A NEW toilet block in the Daintree Rainforest is part of a batch of Douglas Shire Council projects that have flushed cash and jobs into the region.
The $170,000 project, which was funded under the Works for Queensland program, will be a welcome relief for residents and travellers to the World Heritage listed area.
Mayor Julia Leu said all 12 projects, including the stunning Flagstaff Hill Walking Trail in Port Douglas and new BBQ areas at Teamsters Park, were delivered on time.
“We finished almost $2 million worth of works that not only brought significant economic benefits to local contractors and businesses, but also provided vital infrastructure for Douglas Shire residents,” she said.
“Council staff gave it everything to ensure very tight deadlines were met and projects were completed to a very high standard.”
The public toilets were installed at the northern end of the Daintree Ferry.
Council completed the 12 Works for Queensland projects within one year.
Council’s big push on capital works continues. Since July this year, 121 local suppliers have been awarded almost 1200 purchase orders worth more than $5.5 million.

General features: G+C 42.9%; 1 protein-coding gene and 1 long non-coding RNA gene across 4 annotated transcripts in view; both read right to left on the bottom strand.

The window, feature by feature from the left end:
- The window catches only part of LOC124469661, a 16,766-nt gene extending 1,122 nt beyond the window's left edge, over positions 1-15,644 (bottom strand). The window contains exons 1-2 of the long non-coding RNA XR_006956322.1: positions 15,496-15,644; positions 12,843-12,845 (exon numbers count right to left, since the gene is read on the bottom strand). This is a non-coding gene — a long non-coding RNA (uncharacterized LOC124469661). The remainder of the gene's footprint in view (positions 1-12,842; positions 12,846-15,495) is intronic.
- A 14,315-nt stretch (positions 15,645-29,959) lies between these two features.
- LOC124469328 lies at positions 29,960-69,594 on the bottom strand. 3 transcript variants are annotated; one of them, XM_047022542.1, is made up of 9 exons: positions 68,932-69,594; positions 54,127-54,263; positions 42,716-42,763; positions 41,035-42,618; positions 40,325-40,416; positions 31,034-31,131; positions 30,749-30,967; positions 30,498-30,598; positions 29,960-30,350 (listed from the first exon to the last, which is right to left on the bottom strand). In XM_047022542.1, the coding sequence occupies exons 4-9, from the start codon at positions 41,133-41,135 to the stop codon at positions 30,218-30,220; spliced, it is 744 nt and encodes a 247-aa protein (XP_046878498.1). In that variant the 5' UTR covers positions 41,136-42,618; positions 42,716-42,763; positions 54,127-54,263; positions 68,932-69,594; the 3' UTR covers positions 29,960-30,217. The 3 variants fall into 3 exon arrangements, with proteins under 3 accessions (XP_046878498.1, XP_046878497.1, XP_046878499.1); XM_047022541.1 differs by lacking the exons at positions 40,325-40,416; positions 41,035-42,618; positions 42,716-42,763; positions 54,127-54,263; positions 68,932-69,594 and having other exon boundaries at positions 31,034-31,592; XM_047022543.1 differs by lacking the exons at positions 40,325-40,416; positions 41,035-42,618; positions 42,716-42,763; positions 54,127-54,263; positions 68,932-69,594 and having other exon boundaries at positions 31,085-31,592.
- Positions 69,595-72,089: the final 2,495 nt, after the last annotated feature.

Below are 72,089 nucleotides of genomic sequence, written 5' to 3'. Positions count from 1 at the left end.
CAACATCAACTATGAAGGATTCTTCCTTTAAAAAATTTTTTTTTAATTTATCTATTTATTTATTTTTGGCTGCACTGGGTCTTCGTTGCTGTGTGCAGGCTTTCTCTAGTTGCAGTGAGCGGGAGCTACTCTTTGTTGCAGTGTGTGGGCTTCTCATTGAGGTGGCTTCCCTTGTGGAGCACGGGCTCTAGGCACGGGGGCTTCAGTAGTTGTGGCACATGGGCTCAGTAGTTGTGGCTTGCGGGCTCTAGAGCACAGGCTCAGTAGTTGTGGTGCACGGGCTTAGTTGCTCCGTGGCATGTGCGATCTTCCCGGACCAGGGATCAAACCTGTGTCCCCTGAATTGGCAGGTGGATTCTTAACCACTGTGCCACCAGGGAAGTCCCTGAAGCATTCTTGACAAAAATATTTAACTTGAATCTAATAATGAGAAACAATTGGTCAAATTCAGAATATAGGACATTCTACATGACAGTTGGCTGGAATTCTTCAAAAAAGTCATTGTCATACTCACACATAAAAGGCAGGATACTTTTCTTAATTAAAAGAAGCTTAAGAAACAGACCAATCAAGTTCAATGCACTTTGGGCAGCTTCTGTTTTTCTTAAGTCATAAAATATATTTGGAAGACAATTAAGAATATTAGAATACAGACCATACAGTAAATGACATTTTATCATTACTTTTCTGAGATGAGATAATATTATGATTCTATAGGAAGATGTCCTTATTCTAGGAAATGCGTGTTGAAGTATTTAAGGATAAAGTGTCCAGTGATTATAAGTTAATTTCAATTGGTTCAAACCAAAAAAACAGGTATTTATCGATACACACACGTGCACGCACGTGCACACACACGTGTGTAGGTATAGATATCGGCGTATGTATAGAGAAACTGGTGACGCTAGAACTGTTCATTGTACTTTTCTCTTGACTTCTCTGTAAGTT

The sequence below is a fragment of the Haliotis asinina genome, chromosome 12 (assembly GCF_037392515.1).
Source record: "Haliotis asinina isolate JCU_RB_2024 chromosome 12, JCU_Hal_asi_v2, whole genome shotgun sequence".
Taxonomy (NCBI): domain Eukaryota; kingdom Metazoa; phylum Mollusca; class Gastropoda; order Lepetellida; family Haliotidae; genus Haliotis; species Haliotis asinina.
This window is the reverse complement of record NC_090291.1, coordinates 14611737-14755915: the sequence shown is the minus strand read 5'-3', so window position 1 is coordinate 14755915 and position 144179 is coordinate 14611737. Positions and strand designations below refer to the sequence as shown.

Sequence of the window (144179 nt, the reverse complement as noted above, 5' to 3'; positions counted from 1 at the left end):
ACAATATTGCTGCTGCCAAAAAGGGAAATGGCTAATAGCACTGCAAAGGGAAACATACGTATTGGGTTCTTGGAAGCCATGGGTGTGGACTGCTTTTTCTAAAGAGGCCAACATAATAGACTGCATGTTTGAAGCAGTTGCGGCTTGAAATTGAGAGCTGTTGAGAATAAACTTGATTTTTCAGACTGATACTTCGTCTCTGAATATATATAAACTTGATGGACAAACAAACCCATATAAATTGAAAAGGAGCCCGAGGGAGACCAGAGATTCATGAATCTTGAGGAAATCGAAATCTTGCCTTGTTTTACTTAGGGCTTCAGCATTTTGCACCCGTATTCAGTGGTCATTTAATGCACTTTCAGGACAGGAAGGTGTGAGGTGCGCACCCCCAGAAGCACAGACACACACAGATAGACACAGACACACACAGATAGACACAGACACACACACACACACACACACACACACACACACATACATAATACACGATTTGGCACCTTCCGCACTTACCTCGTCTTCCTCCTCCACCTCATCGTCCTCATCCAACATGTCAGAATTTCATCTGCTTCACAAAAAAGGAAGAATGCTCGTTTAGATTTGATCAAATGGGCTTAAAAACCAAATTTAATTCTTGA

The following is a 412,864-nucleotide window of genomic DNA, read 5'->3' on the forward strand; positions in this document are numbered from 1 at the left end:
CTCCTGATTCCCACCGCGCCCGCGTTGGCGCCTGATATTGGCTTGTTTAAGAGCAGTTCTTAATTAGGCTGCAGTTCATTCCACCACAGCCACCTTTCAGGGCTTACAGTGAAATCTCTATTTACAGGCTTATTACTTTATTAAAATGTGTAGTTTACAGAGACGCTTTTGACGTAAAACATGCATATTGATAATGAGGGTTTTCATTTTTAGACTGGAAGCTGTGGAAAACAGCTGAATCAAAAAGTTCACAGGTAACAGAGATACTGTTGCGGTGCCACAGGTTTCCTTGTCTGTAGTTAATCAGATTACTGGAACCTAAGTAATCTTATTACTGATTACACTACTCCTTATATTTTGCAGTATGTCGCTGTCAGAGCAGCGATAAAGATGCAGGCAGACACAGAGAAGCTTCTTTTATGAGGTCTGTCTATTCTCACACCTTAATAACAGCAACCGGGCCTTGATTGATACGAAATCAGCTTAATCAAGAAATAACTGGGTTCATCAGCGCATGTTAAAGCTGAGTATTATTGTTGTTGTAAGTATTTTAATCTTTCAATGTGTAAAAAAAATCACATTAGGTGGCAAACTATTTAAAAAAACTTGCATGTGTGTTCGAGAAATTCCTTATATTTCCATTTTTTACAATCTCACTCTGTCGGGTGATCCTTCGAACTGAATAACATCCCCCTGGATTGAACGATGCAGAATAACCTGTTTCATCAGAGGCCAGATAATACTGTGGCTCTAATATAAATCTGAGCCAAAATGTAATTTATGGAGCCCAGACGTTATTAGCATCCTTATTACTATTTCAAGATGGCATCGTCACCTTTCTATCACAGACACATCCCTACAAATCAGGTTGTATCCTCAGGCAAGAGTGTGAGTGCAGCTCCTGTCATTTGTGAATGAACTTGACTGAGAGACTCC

Local businesses completed about 70 per cent of the Works for Queensland projects.
“Local businesses are the lifeblood of our community,” Mayor Leu said.
“Council will continue to vigorously back projects that create jobs and boost the economy.”
The $150,000 Teamsters Park project saw the Shire’s first public dump point, two shelters, BBQ areas, signage installed and new parking areas constructed at the Shire’s “historic gateway” at Craiglie.
About $250,000 was spent on works at Kulki National Park intersection in Cape Tribulation to improve motorists’ safety.
Other projects included an extensive footpath renewal program in Mossman, maintenance of the Zig Zag track at Buru, much-needed upgrades of the Water Treatment plant and the Killaloe Transfer Station.
Mayor Leu said the Shire boasted some of the most eye-catching projects completed under the Works for Queensland program.
“The Flagstaff Hill Walking trail provides breathtaking views of World Heritage listed landmarks and several photograph hot spots for visitors and locals,” she said.
“These projects not only pour money into our economy, but provide invaluable infrastructure used by everyone, including our international tourists who are visiting the shire in unprecedented numbers.”
The Flagstaff Hill project created eight local jobs and eight training opportunities for local Indigenous workers. Another seven projects worth $1.94 million have been approved for the Works for Queensland 2017-19 roll out.